He concluded that:
It simply isn’t worth jeopardising access to the single market for the sake of global trade.
Negotiating “realities” were another barrier to Brexit.
After leaving, the UK will have to renegotiate trading arrangements simultaneously with many major countries, including the EU.Wrote Lord Frost
Britain will be demandeur [the country applying for the trade agreement] and so it will be Britain that has to make the concessions to get the deal. True, other countries will want deals too, but they won’t be under anything like the same time pressure and can afford to make us sweat.
Another barrier to Brexit would be the “formidable administrative task” involved.
Trade negotiations are complex and a good modern trade agreement requires many stakeholders within a country to be involved in the negotiations and be ready to implement the result.
Explained Lord Frost:
That is why negotiations take years not months.
The EU is involved in perhaps a dozen live FTA negotiations at any one time and even that puts strain on the system.
The UK would have to do many more, with few experienced trade negotiators at our disposal.
The bottom line?
In reality therefore what we can negotiate will fall short of the theoretical ideal.
In short, even the best-case outcome can’t be as good as what we have now; and we won’t be able to negotiate the best-case outcome anyway, because in real life you never can.
That’s not all, because as Lord Frost pointed out:
These negotiations would not be happening in a vacuum.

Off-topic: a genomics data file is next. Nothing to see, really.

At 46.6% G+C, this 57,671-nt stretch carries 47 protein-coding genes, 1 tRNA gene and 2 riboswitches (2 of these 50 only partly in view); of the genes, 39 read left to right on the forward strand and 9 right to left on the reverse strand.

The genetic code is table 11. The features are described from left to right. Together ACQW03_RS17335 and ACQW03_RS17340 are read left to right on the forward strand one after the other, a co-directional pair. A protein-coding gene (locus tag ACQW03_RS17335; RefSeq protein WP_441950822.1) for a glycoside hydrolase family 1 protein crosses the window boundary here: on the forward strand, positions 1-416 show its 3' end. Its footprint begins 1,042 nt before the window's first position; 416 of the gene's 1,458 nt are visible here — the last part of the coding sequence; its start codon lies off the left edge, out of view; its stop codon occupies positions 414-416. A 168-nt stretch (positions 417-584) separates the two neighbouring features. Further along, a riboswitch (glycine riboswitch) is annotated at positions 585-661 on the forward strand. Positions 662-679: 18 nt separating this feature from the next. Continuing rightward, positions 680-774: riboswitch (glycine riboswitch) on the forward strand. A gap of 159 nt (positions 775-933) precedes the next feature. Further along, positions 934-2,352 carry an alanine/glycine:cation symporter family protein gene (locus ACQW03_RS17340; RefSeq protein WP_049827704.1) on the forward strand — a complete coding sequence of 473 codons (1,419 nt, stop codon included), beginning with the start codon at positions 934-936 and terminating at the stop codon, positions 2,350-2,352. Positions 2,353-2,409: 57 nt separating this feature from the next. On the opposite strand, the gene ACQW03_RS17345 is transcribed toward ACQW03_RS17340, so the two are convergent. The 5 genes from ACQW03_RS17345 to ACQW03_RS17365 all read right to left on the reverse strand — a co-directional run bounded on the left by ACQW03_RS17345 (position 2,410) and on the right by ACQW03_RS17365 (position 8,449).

There would be political turbulence in Britain and, no doubt, the EU.
Firms and other countries would see that the future arrangements for British trade were up in the air and that existing tariff-free access could not be ensured.
So it could be a traumatic and difficult period, with no guarantee of a good outcome.
What would Lord Frost recommend if he was Britain’s negotiator in the event of Leave winning the referendum?
Believe it or not, Lord Frost recommended a Norway Brexit – even though that would mean retaining Free Movement of People.
Exit from the EU to a Norway model is probably the easiest thing to negotiate, because the model already exists, it would be hard to refuse us, and Britain would keep access to the single market and apply single market legislation.
Over time, he wrote then, the UK could move towards a Swiss style Brexit.
But, he added:
All this said, there is no doubt that leaving would be fraught with economic risk.
It would be a step into uncertainty and, in many key respects, into the unknown.
If this is the situation on 24th June, we will face an anxious and potentially turbulent time.
Today, Lord Frost seems to be a different man with an entirely different agenda. He is attempting to negotiate a deal with the EU that he not only wrote before the referendum wouldn’t be possible, but also, wouldn’t be desirable. In reality, doesn’t this show what a two-faced sham Brexit represents?
Ed: This article is taken from Jon Danzig’s blog